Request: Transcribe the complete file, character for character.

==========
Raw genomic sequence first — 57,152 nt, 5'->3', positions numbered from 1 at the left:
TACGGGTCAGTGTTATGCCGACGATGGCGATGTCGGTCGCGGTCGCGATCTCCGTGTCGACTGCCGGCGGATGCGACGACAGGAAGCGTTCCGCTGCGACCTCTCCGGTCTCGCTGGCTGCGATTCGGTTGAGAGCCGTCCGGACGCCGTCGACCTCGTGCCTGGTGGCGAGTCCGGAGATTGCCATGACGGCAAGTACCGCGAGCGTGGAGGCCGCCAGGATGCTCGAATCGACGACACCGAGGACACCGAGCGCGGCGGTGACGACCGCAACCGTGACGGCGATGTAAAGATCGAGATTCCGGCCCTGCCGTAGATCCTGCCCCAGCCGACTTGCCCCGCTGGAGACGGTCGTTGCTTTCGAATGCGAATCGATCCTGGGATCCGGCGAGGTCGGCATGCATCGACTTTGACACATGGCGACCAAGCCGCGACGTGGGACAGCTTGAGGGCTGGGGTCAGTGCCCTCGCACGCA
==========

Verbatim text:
Raw genomic sequence first — 57,152 nt, 5'->3', positions numbered from 1 at the left:
TACGGGTCAGTGTTATGCCGACGATGGCGATGTCGGTCGCGGTCGCGATCTCCGTGTCGACTGCCGGCGGATGCGACGACAGGAAGCGTTCCGCTGCGACCTCTCCGGTCTCGCTGGCTGCGATTCGGTTGAGAGCCGTCCGGACGCCGTCGACCTCGTGCCTGGTGGCGAGTCCGGAGATTGCCATGACGGCAAGTACCGCGAGCGTGGAGGCCGCCAGGATGCTCGAATCGACGACACCGAGGACACCGAGCGCGGCGGTGACGACCGCAACCGTGACGGCGATGTAAAGATCGAGATTCCGGCCCTGCCGTAGATCCTGCCCCAGCCGACTTGCCCCGCTGGAGACGGTCGTTGCTTTCGAATGCGAATCGATCCTGGGATCCGGCGAGGTCGGCATGCATCGACTTTGACACATGGCGACCAAGCCGCGACGTGGGACAGCTTGAGGGCTGGGGTCAGTGCCCTCGCACGCA